As I looked around at those attending the 3rd USO Caregivers Conference in San Antonio, TX- a conference held to provide caregivers of wounded, ill and injured with advice and resources, I realized while the warriors in the room who suffered from amputations, severe burns, Post Traumatic Stress and Traumatic Brain Injury are in fact our nation’s heroes, so are their caregivers.

Ed and Karen Matayka

Take Vermont National Guard Medic Karen Matayka. Her duties changed the day an IED explosion severely wounded her husband Sgt. Ed Matayka. With both of Ed’s legs amputated below the knee, he relies on Karen for constant support including getting him to doctor’s appointments and in and out of bed.

“I had to go from being soldier to caregiver as well as a spouse. That’s a really hard transition and it’s also very hard for the warrior to allow that to happen,” said Karen.

Karen told the more than 100 caregivers (parents, spouses, children, friends and siblings), wounded, ill and injured, and military medical personnel in attendance that marriage can work after the battlefield.

Shilo and Kathreyn Harris

Kathreyn Harris’ life changed forever the night an IED struck the military vehicle her husband was in, leaving him with severe and disfiguring burns. When Staff Sergeant Shilo Harris was able to return home, Kathreyn became his primary caregiver, but she didn’t have much time to focus on her own feelings and needs. She also had to be there for their small children, making sure they were okay emotionally and explaining to them what happened to “daddy”.  Their daughter had a lot of questions.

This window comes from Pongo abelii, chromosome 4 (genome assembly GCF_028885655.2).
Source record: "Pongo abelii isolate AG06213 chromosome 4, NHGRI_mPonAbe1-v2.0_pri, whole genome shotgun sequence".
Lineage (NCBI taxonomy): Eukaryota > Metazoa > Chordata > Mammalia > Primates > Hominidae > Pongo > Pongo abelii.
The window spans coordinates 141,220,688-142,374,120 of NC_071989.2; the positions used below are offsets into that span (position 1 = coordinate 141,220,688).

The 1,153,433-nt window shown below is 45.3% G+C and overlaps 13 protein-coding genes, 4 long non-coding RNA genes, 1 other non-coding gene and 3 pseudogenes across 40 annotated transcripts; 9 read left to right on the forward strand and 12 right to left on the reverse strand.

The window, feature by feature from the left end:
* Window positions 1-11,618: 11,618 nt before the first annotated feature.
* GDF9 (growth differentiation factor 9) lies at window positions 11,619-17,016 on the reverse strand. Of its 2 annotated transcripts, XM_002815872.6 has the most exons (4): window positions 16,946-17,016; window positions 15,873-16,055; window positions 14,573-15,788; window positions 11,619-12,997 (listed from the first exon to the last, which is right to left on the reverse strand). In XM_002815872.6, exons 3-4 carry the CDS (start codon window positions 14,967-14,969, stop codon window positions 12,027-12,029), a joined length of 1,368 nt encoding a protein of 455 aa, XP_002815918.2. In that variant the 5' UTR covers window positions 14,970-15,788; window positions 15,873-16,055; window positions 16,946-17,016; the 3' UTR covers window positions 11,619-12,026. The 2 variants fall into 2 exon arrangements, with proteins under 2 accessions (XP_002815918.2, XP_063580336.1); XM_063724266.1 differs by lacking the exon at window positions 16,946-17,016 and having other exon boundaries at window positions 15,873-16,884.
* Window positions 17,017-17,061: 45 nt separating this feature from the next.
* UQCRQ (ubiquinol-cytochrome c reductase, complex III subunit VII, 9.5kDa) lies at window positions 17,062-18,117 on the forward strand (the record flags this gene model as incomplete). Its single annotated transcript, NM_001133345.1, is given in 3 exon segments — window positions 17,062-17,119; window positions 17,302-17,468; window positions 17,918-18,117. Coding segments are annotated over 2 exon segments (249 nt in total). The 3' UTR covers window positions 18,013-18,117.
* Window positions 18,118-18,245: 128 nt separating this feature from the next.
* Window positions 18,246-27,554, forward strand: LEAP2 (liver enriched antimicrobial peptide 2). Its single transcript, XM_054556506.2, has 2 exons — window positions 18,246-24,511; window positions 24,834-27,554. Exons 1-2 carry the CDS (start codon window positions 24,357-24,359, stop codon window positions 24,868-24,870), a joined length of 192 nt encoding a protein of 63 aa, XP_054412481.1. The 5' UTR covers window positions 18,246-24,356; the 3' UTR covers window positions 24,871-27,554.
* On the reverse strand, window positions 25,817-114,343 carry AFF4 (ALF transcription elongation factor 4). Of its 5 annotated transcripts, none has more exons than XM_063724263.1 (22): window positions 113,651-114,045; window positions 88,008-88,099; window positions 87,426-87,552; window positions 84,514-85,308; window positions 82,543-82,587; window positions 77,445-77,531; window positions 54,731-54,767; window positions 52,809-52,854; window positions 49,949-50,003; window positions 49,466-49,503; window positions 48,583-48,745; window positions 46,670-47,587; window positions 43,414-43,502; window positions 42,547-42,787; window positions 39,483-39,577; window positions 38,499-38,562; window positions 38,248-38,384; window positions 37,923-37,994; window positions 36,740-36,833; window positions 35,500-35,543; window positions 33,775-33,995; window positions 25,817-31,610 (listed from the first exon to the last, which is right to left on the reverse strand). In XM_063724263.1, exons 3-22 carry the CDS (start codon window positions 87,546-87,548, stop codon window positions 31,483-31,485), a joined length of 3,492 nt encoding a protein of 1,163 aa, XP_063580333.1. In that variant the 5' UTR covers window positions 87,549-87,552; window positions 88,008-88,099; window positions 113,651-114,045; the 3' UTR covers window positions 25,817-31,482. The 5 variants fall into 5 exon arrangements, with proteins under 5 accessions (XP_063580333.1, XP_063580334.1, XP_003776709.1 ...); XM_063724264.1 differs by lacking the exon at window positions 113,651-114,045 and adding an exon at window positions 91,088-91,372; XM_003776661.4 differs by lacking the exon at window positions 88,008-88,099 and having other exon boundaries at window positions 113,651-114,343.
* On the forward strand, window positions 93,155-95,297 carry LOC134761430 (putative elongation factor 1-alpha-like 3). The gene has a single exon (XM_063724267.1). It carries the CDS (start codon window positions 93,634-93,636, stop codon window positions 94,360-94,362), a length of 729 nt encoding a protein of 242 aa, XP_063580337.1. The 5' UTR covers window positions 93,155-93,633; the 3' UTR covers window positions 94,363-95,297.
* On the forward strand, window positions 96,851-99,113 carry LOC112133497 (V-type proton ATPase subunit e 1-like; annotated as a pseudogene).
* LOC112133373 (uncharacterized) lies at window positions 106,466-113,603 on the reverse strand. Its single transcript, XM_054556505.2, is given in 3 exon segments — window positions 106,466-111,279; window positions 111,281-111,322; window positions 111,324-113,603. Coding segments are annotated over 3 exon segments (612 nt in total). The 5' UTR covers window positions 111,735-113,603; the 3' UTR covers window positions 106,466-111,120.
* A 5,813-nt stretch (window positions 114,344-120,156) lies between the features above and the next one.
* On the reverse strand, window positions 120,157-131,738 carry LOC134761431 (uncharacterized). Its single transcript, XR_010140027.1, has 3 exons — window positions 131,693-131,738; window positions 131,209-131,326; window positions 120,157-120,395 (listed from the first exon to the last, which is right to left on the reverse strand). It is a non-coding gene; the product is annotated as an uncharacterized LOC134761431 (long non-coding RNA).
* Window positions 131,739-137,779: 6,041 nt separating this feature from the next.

“I didn’t have answers for her.  There are some days we still don’t have the answers,” said Kathreyn. “We listen to her.  We validate her.  It’s OK to have these feelings.  It is OK to be mad, scared and frustrated.”

Mike and Maria Martinez

Two months after flying from El Paso, TX to Los Angeles, CA to help the USO educate the public on invisible wounds of war, Army Sergeant Mike Martinez traveled to San Antonio to attend the USO Caregivers Conference. Though she’s not fond of flying, his wife Maria was once again, right by his side. Martinez would not be able to travel without her. She’s the one who ensures that he gets his medicine, makes it to his doctor’s appointments, comforts him when he has nightmares and reminds him of the things he forgets.

When I asked Mike how he enjoyed the conference, his response was both humorous and moving. He proudly said “I feel like the USO brought together the Avengers.” His words could not have been truer. However, our nation’s true Avengers, or super heroes, aren’t just the men and women who serve our country, but also those who care for them, when they return. Like our military heroes, caregivers also sacrifice- often giving up their time, jobs and sometimes any hope of reclaiming what used to be, and they ask for nothing in return. They don’t wear uniforms, badges or receive medals. They’re only identifiable by where they stand- by the side of our nation’s warriors, truly for better or worse.

For more information about USO Caregivers Conferences or other USO Warrior and Family Care Programs, visit USO.org/WarriorandFamilyCare  – Kenya Friend-Daniel, USO Senior Communications Specialist